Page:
What I feel from what I read is that they do not want do Scrum, they just want do stick to the process you are running today, a Kanban with some Scrum practices that you can call anything but Scrum.
In this case, my discussion with them would be something like: "We do not do Scrum today. We can't do Scrum because we can't follow some of it's basic rules. We can do Kanban and put some Scrum practices in place. And we need to understand what practices would bring value to our custom process."
The division in Sprints, for example, seens to be waste. Doing retrospectives every two weeks or so might bring value. Prioritizing tickets might bring value. Planning the items that were in that 40% of the backlog might bring value. Daily Meetings might be waste. And so on.On Fri, Sep 3, 2010 at 4:15 PM, JackM <jack@...> wrote:
There was very little in the way of actual advice on how to solve this problem. I think the answer to your question is ..
1. identify the source of interruptions and track them on the burndown so everyone can see how the team is being affected.
2. as was mentioned above. bring the interrupts into the sprint, track in it's own backlog for example and budget for the interrupts in the sprint.
3. batch the delivery of solutions for interrupts. When i joined my current company it was natural for anyone in the company to go directly to the developer and ask them to fix something. They were delivering patch after patch after patch. Now we set a patch delivery cycle, everything get's batched and everything is managed within the sprint. It's amazing how when you share a patch schedule with your customers how accepting they are. This helps you to manage your resources more effectively and become more predictable.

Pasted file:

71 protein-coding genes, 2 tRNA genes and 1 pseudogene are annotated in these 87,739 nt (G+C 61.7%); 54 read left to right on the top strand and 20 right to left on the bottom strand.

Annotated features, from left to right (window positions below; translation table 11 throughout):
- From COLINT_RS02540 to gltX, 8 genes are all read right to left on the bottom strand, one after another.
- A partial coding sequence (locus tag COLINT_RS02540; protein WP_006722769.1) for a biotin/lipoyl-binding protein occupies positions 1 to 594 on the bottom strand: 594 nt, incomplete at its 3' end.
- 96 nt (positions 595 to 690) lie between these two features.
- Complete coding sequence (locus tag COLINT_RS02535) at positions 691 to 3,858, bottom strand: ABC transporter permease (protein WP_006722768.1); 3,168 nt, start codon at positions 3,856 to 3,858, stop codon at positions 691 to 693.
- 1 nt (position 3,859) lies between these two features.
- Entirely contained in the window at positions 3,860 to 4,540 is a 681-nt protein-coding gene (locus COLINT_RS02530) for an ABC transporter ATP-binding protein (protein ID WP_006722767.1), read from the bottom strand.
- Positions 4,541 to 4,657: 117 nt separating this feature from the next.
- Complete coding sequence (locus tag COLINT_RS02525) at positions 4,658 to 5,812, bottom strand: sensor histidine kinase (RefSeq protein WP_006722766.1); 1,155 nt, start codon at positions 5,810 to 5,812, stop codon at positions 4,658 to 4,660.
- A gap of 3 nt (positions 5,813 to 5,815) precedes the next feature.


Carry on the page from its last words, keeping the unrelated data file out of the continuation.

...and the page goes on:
4. Find out why so many interrupts - usually this is a code quality issue. So figure out how to pay down this debt. We invested heavily in automation and unit tests. Eventually this will pay dividends.
5. Pair program, share the knowledge then you have more flexibility to pull some folks off to deal with maintenance while the rest of the team works on the core sprint stuff. This role can be rotated assuming you have collective code ownership.
Hope this helps
--- In firstname.lastname@example.org, George Dinwiddie <lists@...> wrote:
> On 9/2/10 12:39 AM, David A Barrett wrote:
> > I think I'd take a different approach to this.
> > If the problem is that the team is spending too much time on "out of
> > Sprint" items, then pull those activities into the Sprints.
> > I think you'll be surprised at how little people get upset when you tell
> > them that some big job will need to wait until it can be prioritized
> > into a Sprint.
> Yes, I think that's a fine solution. And if people /can't/ wait, or say
> they can't, then consider shortening your sprints. No work is
> instantaneous, even if started right away, so the argument "I need it
> right now" holds no water.
> - George
> * George Dinwiddie * http://blog.gdinwiddie.com
> Software Development http://www.idiacomputing.com
> Consultant and Coach http://www.agilemaryland.org